In 2011, 23-year-old Matthew Denice was dragged to death by a drunk-driving illegal alien from Ecuador. Nicolas Guaman, with a blood alcohol level at 3x the legal limit, ran a stop sign, crashed into Denice’s motorcycle and dragged the young man for a quarter mile as bystanders banged on Guaman’s truck to make him stop.
Milford police arrested Guaman in 2008 on charges of assault and battery on a police officer and at least one public employee and of breaking and entering, according to the police and the Worcester district attorney’s office. The case was continued without a finding for one year. Police said he also faced a few minor traffic charges dating to 2007, but the district attorney’s office could not confirm that information.
Guaman had assaulted a police officer but was not deported. Massachusetts is crazy liberal and likes to pamper dangerous foreigners. The case is another reminder of what happens when the government forgets that its prime directive is to protect public safety — as exemplified by the recent report that the government released 36,000 foreign criminals including murderers, rapists and drunk drivers.
Another example of twisted values: a court-appointed psychologist told the previous judge on the case that Guaman couldn’t be tried because “nearly half of indigenous South Americans from Mongoloid descent are deficient in an enzyme required to break down and metabolize alcohol.”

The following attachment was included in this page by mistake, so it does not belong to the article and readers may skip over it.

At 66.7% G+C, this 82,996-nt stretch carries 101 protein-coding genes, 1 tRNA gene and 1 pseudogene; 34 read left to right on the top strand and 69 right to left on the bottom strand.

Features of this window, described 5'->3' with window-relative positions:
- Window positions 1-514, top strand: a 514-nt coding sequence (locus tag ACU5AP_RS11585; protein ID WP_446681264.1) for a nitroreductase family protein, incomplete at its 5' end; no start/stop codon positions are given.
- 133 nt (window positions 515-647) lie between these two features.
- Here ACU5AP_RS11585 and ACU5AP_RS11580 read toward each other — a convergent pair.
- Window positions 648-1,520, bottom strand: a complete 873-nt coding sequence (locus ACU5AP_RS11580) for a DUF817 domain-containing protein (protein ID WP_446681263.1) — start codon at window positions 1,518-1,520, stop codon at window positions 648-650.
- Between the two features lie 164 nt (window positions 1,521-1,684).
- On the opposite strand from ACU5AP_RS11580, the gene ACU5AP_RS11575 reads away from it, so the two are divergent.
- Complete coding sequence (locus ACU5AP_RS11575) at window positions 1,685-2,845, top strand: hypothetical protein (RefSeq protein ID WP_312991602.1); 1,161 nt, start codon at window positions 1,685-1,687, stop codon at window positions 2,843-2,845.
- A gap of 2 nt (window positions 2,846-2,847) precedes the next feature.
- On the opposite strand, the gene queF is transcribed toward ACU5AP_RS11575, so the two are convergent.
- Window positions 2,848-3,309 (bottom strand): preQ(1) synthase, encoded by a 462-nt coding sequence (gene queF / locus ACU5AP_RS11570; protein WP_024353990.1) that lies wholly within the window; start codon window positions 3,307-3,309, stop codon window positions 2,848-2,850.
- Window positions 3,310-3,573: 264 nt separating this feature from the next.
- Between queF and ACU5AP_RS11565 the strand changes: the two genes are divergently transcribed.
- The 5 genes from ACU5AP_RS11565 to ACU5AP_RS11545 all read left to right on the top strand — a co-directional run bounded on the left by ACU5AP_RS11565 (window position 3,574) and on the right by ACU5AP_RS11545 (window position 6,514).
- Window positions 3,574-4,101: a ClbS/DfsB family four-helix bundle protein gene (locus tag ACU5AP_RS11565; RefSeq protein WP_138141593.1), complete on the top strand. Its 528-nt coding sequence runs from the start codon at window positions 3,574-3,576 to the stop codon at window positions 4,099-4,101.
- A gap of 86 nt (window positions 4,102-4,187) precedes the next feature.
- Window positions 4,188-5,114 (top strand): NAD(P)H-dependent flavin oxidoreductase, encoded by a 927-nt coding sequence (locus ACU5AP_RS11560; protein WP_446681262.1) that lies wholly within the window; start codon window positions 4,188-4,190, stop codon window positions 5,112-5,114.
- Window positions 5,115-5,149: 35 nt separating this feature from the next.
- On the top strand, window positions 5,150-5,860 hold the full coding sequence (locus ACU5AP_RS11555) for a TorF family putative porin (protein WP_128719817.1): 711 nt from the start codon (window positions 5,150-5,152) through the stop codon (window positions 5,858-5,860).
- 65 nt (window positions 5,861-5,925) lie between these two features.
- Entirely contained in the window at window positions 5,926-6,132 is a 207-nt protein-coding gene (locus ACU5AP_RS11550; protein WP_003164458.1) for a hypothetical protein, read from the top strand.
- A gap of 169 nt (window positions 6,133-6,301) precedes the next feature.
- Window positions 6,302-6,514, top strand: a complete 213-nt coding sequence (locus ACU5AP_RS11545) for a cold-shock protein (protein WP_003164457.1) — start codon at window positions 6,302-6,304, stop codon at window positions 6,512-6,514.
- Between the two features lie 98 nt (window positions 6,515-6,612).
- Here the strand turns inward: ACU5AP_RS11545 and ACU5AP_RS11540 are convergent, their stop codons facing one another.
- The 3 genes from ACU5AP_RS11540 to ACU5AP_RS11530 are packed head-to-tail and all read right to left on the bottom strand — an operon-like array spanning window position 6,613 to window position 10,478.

According to proper liberal-think (plus some odd racial formulations), the killer was actually a victim.
The bench trial took four days, and while the prosecution pursued charges of second-degree murder, Judge David Ricciardone decided that a manslaughter verdict was more appropriate, with a sentence of 12-14 years in prison.
The verdict was a disappointment to many, who thought the killer should get the maximum punishment possible. Local WBZ-TV new analyst Jon Keller wrote in Keller @ Large: Nicolas Guaman Is A Murderer: “The justice system bent over backwards to give Guaman a fair trial, but it didn’t do much for Matthew Denice and his family. It looked the other way while Guaman lived here illegally for nine years.”
An Ecuadorean immigrant was sentenced Monday to 12 to 14 years in prison for dragging a Milford man to his death with his truck.
Nicolas Dutan Guaman was found guilty earlier Monday of motor vehicle homicide and manslaughter by motor vehicle by Judge David Ricciardone. Guaman was acquitted of the most serious charge he’d faced: second-degree murder.
Prosecutors said that on Aug. 20, 2011, Guaman struck Matthew Denice, 23, who was riding his motorcycle. Denice was caught under the truck and stuck in the wheel well, where he was dragged for about a quarter-mile as panicked onlookers tried frantically to get Guaman to stop.
Guaman was also convicted of reckless endangerment of a child, leaving the scene of an accident which caused personal injury or death, failing to stop for police and driving without a license.
Guaman’s six-year-old son was in the truck at the time of the crash.
Ricciardone also sentenced Guaman to serve 10 years of probation after his sentence is up, during which time he would be forbidden from driving. In all likelihood, Guaman, who came into the country illegally, will be deported before then. Continue reading this article
For years, Victor Davis Hanson has been reporting the demographic changes from Fresno County in central California. A favorite of mine is The Civic Education America Needs about the education experience he had in the early 1960s where his diverse school taught American values.
A recent spill from his bike put Hanson into the hospital, and his observations from the emergency room of third world immigrants getting first world healthcare are illuminating.
More disturbing is his report of a neighbor being killed a week ago for confronting “intruders” on his farm who were stripping a stolen car.